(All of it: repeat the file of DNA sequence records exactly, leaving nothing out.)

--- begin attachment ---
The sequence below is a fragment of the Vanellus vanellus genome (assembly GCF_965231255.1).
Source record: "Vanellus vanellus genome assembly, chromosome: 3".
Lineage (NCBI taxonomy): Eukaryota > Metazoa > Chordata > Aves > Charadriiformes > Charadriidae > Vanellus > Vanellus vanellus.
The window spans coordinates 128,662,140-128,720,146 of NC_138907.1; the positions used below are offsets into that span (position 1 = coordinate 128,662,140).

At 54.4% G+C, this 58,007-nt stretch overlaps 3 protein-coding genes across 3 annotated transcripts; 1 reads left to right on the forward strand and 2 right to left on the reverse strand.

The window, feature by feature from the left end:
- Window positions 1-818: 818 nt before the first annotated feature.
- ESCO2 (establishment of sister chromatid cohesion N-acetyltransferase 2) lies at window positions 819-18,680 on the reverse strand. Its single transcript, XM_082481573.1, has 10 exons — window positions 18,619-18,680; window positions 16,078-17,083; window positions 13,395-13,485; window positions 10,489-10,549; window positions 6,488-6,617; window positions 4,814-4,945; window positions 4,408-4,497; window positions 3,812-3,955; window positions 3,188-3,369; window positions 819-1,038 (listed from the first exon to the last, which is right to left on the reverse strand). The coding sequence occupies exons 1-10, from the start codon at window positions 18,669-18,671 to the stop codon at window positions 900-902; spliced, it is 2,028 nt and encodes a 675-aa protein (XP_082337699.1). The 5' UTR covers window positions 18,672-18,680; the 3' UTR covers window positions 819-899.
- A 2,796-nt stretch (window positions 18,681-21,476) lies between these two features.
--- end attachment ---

The sequence below is a fragment of the Vanellus vanellus genome (assembly GCF_965231255.1).
Source record: "Vanellus vanellus genome assembly, chromosome: 3".
Lineage (NCBI taxonomy): Eukaryota > Metazoa > Chordata > Aves > Charadriiformes > Charadriidae > Vanellus > Vanellus vanellus.
The window spans coordinates 128,662,140-128,720,146 of NC_138907.1; the positions used below are offsets into that span (position 1 = coordinate 128,662,140).

At 54.4% G+C, this 58,007-nt stretch overlaps 3 protein-coding genes across 3 annotated transcripts; 1 reads left to right on the forward strand and 2 right to left on the reverse strand.

The window, feature by feature from the left end:
- Window positions 1-818: 818 nt before the first annotated feature.
- ESCO2 (establishment of sister chromatid cohesion N-acetyltransferase 2) lies at window positions 819-18,680 on the reverse strand. Its single transcript, XM_082481573.1, has 10 exons — window positions 18,619-18,680; window positions 16,078-17,083; window positions 13,395-13,485; window positions 10,489-10,549; window positions 6,488-6,617; window positions 4,814-4,945; window positions 4,408-4,497; window positions 3,812-3,955; window positions 3,188-3,369; window positions 819-1,038 (listed from the first exon to the last, which is right to left on the reverse strand). The coding sequence occupies exons 1-10, from the start codon at window positions 18,669-18,671 to the stop codon at window positions 900-902; spliced, it is 2,028 nt and encodes a 675-aa protein (XP_082337699.1). The 5' UTR covers window positions 18,672-18,680; the 3' UTR covers window positions 819-899.
- A 2,796-nt stretch (window positions 18,681-21,476) lies between these two features.